Innovator from Ladakh Sonam Wangchuk, on whose life Bollywood flick ‘3 Idiots’was made, is one of the two Indians declared winners for Ramon Magsaysay Award this year.
“His unique initiative to harness science and culture for economic progress improved the lives of Ladakhi youth,” read a citation by the award foundation.
Wangchuk had earlier received Rolex Award for helping Ladakh farmers overcome water shortage through an artificial glacier. Dedicating the award to teachers and students, a humble Wangchuk said: “It belongs to everyone — students, teachers and leaders.”
The other winner is Mumbai-based Bharat Vatwani, a psychiatrist recognised for “his tremendous courage and healing compassion in embracing mentally afflicted destitute”. He and his wife established Shraddha Rehabilitation Foundation in 1988 that rescues mentally ill persons living on the streets, provides them food and shelter and reunites them with their families after psychiatric treatment.
America’s first Sikh-American Attorney General, of New Jersey, Gurbir Grewal, has been racially targeted by two radio hosts who repeatedly called him the “turban man” on air, drawing severe criticism from politicians and netizens over their “xenophobic and racist” comments.
Dennis Malloy and Judi Franco, who host a show on the radio show, were talking about Grewal’s decision to suspend marjiuana prosecutions in New Jersey when they began calling him the “turban man”.
“You know the attorney general guy? I’m never going to know his name, I’m just gonna say the guy with the turban,” Malloy said. “Turban man!” Franco repeated in a sing-song tone. “If it offends you, then don’t wear the turban, man, and I’ll remember your name,” Malloy said, as both the hosts laughed.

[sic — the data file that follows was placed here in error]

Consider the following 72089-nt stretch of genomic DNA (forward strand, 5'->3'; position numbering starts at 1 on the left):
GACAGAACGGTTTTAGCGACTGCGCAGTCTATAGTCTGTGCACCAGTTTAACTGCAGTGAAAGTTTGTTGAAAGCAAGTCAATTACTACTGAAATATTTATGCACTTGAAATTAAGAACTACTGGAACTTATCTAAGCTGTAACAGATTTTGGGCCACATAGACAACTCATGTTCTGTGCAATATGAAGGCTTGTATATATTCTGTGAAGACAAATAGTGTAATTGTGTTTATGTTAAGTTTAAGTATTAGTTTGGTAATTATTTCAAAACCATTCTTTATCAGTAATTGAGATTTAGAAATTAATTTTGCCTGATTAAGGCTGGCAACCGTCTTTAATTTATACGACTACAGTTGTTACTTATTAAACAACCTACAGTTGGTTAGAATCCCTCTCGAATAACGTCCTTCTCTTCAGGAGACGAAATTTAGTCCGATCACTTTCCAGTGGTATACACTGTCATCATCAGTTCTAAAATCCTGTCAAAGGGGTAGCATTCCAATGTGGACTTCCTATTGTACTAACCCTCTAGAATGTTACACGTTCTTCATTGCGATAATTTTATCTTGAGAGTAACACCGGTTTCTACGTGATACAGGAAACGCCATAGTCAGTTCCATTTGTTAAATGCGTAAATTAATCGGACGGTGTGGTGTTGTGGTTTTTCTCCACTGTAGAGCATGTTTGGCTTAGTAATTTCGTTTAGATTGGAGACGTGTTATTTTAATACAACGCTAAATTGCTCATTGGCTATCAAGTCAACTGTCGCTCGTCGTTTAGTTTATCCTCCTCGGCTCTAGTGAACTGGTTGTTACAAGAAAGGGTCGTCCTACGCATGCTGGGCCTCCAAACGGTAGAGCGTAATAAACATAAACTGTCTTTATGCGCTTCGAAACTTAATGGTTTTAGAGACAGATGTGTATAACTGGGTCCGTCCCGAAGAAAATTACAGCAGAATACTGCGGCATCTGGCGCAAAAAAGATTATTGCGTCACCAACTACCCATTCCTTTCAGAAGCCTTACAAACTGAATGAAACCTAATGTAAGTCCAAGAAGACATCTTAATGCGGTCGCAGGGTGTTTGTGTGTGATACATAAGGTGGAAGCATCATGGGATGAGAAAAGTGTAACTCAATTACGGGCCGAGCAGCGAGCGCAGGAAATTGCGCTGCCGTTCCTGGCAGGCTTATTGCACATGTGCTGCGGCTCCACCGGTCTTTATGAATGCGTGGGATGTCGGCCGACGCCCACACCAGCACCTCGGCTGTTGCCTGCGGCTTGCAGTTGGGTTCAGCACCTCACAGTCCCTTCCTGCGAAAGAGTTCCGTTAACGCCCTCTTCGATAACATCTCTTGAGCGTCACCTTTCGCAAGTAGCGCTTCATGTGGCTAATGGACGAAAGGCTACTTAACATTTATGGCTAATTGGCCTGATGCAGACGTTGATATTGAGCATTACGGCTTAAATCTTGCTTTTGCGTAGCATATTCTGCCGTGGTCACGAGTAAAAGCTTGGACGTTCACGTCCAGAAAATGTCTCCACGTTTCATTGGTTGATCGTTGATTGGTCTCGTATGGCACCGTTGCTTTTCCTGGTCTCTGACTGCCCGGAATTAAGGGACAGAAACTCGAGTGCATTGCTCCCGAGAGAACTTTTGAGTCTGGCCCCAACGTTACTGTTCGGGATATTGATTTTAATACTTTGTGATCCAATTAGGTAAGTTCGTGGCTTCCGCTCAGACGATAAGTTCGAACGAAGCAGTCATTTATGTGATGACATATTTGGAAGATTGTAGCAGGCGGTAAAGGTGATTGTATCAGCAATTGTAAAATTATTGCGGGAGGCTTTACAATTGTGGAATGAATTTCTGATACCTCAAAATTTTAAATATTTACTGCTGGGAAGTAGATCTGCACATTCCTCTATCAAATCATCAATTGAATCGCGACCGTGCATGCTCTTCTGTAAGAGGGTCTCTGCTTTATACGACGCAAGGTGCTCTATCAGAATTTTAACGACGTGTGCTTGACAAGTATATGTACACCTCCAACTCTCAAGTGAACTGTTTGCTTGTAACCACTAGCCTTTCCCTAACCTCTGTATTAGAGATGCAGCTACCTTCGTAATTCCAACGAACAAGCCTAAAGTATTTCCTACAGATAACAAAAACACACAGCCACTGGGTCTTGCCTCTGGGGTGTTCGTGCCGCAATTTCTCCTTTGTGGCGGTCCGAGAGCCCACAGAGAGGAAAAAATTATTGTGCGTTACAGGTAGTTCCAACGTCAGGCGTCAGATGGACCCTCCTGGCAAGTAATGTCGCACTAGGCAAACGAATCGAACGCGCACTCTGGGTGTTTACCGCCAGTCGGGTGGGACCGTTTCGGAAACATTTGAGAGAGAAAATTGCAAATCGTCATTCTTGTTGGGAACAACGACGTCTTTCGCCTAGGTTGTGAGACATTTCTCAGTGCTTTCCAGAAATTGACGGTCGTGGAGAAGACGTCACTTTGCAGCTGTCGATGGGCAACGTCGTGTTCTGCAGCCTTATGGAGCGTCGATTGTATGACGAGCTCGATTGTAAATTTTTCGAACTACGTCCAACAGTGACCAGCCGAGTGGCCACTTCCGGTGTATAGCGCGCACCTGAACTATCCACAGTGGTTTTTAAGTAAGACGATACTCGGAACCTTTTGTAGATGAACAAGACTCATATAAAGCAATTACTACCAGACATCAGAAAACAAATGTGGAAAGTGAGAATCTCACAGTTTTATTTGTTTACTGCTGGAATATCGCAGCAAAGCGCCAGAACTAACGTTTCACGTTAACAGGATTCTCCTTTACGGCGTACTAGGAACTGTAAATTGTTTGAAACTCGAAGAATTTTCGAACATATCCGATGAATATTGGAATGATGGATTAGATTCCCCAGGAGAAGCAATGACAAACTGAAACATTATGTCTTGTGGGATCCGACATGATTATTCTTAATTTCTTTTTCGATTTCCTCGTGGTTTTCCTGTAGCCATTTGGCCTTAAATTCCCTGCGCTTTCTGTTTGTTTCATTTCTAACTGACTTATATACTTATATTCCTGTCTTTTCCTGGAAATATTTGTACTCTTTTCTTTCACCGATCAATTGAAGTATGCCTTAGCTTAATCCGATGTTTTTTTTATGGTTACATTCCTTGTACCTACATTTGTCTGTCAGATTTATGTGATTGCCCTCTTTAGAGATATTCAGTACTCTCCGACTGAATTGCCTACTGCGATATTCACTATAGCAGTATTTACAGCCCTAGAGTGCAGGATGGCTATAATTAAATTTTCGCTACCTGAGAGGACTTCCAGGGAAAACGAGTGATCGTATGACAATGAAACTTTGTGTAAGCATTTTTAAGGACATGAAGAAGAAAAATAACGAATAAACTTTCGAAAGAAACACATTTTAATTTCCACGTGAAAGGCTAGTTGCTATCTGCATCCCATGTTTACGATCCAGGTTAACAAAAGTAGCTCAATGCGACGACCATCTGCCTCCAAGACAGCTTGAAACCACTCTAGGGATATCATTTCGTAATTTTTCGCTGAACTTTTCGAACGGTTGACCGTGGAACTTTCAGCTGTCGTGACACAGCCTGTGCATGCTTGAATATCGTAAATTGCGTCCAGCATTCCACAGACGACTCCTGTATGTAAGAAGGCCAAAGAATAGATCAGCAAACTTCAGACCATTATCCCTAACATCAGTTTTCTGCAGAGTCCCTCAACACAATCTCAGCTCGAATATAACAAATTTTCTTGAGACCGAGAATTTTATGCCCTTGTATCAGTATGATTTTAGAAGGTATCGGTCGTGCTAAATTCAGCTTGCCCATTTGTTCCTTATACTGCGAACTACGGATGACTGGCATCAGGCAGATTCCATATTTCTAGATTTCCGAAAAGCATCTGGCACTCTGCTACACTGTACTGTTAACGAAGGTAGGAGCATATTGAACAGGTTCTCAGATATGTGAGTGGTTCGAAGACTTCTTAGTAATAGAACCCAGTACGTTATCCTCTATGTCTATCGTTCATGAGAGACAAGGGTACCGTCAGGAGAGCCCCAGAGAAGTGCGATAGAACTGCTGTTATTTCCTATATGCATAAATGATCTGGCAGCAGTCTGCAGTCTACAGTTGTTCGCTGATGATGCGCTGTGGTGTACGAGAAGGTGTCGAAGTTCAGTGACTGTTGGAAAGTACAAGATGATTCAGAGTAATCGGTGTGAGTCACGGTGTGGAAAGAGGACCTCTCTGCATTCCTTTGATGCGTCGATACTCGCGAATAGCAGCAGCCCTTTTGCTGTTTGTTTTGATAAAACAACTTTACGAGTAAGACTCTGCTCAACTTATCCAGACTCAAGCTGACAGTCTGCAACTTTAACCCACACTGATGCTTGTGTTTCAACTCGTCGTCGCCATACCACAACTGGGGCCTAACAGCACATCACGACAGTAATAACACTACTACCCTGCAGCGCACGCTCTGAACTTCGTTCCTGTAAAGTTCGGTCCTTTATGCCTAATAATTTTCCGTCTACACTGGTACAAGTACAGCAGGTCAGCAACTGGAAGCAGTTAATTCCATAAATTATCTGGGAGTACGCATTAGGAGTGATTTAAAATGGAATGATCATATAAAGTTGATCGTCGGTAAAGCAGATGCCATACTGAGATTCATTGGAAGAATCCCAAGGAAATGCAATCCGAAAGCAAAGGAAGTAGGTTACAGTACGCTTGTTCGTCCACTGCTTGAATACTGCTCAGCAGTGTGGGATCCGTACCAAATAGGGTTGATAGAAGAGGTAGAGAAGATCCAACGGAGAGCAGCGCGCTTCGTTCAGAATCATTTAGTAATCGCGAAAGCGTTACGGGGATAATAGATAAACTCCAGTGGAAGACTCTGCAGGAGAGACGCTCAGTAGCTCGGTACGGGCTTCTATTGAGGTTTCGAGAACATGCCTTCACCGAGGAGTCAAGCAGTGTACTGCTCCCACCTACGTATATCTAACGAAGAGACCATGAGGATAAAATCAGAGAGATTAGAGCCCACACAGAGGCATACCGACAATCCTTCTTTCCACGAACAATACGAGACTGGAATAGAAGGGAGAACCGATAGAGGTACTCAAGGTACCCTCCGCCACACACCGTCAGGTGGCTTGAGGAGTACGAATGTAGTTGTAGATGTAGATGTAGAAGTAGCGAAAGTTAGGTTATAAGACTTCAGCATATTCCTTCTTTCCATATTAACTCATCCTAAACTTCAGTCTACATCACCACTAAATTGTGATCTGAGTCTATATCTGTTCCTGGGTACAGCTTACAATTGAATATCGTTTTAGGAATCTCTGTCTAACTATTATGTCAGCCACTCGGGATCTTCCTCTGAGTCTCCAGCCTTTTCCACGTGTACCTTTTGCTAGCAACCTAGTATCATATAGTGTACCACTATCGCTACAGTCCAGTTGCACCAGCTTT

“This is not the first indignity I’ve faced and it probably won’t be the last. Sometimes, I endure it alone. Yesterday, all of New Jersey heard it. It’s time to end small-minded intolerance,” Grewal tweeted.
He recalled the day he was nominated to become the 61st Attorney General of New Jersey, a commentator had asked where will Grewal “park” his “elephant.”
New Jersey Governor Phil Murphy, who had appointed Grewal to his post, strongly condemned the language of the radio hosts, demanding action by the station.
The radio station later tweeted that it is aware of the “offensive comments” made by Malloy and Franco during the broadcast. “We have taken immediate action and have taken them off the air until further notice,” it said in the tweet.
The Indian women are in danger of missing out on a quarterfinal berth after Ireland beat them 1-0 in their World Cup league match here today. A 13th-minute penalty corner conversion by Anna O’Flanagan was all Ireland needed to win as they doggedly defended their lead to record a second consecutive upset in the tournament to book a quarterfinal berth. Ireland had earlier shocked world No. 7 USA 3-1 in their first match.
It was also India’s second consecutive defeat to Ireland, having lost to them 1-2 in their last encounter, at the Hockey World league Semifinals in Johannesburg last year.
By virtue of this win, Ireland now top Pool B with six points, followed by England (2 points), India and USA (1 point each).
India, world No. 10 against Ireland’s No. 16, were the favourites today but they never looked the part. Ireland, on the other hand, grew in confidence as the match progressed and looked more threatening.
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In every age “the good old days” were a myth. No one ever thought they were good at the time. For every age has consisted of crises that seemed intolerable to the people who lived through them. – Brooks Atkinson
One of our friends is always telling his wife that her housekeeping would be a snap if only she would organize her time better. Recently he had a chance to put his theory into practice while his wife was away.
When I popped in one evening to see how he was managing, he crowed, “I made a cake, frosted it, washed the kitchen windows, cleaned all the cupboards, scrubbed the kitchen floor, walls and ceiling and even had a bath.”
I was about to concede that perhaps he was a better manager than his wife, when he added sheepishly, “When I was making the chocolate frosting, I forgot to turn off the mixer before taking the beaters out of the bowl, so I had to do all the rest.”
Newsletter July 27 2018
July 27, 2018